Trying to get pregnant? Make sure you know the bottom line on baby-making—what you don't understand can affect your bub-to-be's health.
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During both my maternity leaves, I received more than my fair share of parenting tips. There was the put-the-baby-on-a-schedule-right-away advice, the carry-her-around-all-day-in-a-sling advice, the put-her-to-sleep-on-her-tummy advice and the ever popular it’s-time-to-get-that-baby-on-a-bottle advice.
I ended up ignoring most of it — except for two bits of wisdom. The first, relayed to me by a new mom from work, was a gem. “Keep water bottles in different places all over the house so you always have something to drink when you sit down to breastfeed,” she advised. The second, from my obstetrician, was to keep the diaper bag packed and waiting by the front door so getting out of the house was relatively simple. OK, they weren’t rocket science, but these two tips helped me stay moderately sane during my daughters’ infancy.
The truth is, just one piece of brilliant advice can make new motherhood a little easier, whether it’s a tip on fitting just a bit of exercise into your day or an easy dinner suggestion. The following pearls of wisdom — from moms and other experts around the country — are guaranteed to help you feel a little more comfortable with your exciting, exhausting new role.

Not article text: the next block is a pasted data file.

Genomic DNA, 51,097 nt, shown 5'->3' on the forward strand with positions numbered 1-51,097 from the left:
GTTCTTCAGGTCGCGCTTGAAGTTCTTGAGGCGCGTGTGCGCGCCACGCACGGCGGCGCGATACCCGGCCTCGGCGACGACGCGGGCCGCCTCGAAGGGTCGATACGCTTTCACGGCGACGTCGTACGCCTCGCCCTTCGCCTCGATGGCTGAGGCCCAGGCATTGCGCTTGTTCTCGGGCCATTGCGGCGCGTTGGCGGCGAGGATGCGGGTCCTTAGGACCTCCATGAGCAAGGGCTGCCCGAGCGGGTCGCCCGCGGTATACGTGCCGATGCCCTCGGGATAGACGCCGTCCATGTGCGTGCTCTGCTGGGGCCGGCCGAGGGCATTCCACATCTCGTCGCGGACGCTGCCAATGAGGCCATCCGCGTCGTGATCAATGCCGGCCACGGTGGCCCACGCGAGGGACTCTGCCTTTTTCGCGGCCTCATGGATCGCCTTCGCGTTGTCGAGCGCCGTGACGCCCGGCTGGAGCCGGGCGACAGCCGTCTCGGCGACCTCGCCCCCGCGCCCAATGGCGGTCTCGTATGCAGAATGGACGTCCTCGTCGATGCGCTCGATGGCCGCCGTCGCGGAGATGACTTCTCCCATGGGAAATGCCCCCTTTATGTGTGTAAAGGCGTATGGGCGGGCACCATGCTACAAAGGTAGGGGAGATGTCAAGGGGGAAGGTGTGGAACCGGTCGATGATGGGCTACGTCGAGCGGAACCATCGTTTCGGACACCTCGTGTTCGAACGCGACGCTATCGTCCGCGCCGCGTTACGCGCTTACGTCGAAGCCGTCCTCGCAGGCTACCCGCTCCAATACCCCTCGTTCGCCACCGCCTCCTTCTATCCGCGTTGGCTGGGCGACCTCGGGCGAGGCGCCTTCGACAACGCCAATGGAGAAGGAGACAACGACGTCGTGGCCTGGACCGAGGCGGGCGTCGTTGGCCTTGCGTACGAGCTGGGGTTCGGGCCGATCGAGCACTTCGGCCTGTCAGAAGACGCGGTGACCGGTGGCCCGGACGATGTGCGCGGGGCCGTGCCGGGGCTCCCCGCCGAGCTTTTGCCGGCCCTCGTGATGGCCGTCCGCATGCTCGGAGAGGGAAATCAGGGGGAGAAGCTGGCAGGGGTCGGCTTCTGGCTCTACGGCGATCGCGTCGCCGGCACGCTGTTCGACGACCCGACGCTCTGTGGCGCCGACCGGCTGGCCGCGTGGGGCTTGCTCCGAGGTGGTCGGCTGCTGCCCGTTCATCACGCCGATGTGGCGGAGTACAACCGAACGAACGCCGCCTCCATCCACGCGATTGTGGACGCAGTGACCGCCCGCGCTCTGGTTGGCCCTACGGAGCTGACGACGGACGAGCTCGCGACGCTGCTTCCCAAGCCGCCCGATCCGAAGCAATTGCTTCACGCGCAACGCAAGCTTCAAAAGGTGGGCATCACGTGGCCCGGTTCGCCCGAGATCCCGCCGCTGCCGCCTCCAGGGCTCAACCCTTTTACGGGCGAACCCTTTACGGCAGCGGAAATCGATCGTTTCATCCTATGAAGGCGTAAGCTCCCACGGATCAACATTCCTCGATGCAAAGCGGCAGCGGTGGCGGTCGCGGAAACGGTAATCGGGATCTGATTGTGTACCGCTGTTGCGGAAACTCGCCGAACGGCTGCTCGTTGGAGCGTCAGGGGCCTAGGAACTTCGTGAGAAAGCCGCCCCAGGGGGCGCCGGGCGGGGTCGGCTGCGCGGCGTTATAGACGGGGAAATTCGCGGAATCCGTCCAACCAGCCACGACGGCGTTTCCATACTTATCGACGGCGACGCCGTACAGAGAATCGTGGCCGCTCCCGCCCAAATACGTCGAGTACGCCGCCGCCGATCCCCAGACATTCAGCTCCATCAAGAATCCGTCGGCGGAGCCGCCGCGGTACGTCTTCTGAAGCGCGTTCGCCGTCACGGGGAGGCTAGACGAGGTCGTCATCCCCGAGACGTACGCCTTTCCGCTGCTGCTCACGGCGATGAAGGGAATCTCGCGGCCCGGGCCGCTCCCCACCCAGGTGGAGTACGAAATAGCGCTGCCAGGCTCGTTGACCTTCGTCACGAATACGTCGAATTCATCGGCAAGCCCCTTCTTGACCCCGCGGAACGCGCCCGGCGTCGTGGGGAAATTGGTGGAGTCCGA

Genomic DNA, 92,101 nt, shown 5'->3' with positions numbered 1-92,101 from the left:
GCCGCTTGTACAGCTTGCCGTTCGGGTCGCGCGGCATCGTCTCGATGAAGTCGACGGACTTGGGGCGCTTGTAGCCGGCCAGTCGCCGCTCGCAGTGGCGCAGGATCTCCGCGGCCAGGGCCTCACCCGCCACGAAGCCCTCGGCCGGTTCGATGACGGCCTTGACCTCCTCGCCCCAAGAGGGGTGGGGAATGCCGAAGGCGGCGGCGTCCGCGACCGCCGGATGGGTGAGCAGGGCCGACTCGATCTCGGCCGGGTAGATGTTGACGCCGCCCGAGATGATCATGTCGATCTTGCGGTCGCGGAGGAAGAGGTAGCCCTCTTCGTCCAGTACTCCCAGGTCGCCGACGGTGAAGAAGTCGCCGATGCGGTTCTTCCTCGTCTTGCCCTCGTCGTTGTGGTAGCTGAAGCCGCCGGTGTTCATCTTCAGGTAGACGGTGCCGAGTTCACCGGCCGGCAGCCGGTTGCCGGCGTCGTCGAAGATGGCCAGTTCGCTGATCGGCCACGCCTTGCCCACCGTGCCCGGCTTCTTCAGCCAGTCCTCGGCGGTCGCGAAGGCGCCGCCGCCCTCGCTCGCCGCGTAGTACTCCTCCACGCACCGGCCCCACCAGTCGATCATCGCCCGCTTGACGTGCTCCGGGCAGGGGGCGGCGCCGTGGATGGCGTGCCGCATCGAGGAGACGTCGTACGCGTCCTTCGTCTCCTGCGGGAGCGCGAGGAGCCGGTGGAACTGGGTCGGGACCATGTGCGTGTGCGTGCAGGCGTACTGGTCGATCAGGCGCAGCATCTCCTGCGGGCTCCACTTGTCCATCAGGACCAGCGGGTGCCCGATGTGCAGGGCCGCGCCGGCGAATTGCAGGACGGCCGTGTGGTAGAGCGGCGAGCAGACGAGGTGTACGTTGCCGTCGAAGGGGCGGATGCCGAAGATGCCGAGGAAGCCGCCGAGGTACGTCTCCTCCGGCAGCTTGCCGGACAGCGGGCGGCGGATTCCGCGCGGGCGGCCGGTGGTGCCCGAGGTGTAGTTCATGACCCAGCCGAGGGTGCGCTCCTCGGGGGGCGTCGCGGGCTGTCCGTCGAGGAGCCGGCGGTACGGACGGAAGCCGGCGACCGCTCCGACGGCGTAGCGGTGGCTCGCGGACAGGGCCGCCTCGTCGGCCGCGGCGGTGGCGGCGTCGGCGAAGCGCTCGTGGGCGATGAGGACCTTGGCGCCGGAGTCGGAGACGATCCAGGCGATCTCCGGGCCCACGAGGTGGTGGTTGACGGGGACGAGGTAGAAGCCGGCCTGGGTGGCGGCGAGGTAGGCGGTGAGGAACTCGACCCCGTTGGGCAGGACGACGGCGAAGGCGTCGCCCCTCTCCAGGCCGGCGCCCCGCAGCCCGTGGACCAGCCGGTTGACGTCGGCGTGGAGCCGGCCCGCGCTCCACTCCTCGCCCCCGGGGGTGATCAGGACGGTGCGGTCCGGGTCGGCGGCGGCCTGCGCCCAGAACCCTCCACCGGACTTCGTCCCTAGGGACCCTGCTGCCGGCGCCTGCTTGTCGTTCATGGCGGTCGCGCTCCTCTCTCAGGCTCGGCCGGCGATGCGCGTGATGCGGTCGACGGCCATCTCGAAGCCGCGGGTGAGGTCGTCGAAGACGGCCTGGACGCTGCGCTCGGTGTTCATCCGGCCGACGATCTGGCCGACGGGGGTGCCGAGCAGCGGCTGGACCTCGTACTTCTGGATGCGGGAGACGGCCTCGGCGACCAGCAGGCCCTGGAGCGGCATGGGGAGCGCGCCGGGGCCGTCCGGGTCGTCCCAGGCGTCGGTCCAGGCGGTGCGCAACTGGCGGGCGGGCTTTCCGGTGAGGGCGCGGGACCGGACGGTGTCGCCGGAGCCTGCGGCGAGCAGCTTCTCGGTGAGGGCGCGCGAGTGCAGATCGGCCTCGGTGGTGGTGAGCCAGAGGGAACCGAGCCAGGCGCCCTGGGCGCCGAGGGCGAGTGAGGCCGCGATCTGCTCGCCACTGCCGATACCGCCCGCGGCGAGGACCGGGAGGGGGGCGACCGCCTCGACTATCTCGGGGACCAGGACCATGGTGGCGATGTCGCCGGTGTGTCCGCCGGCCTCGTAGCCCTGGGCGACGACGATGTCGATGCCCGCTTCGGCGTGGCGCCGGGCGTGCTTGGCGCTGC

Ask for help or hire it Ask friends to bring dinner. See if your mother-in-law can fold laundry while you nurse. Leave the baby with your husband while you go to the gym. Hire a cleaner to scour your house once a month. Just don’t try to do it all yourself. Allyson Tripp Rozell, of Burnaby, British Columbia,
Canada, learned this the hard way. “I think if I’d had more help the first weeks, it wouldn’t have taken so long to recover physically,” she says.
Find a support network Whether you hook up with new moms over the Internet or through your childbirth preparation class, finding a community of like-minded people is key to keeping your sanity. Marian Bigelow of Saratoga Springs, N.Y., has fond memories of the mom-and-baby exercise class she took after her son was born. “Just to know there were 10 other people who understood what I was going through was such a relief,” she says. “I didn’t have to pretend or apologize.”
Get movin’ “You can even just do abdominal contractions or Kegels while you’re feeding the baby,” says Julie Tupler, R.N., author of Maternal Fitness (Simon & Schuster, 1996). Or dance or play with your baby on the floor.
Make it easy to eat right Keep the local pizza delivery number handy. As Jeanne Goldberg, director of Tufts University Center for Nutrition Communication in Boston points out, pizza, salad and a glass of milk is a quick, nutritious meal.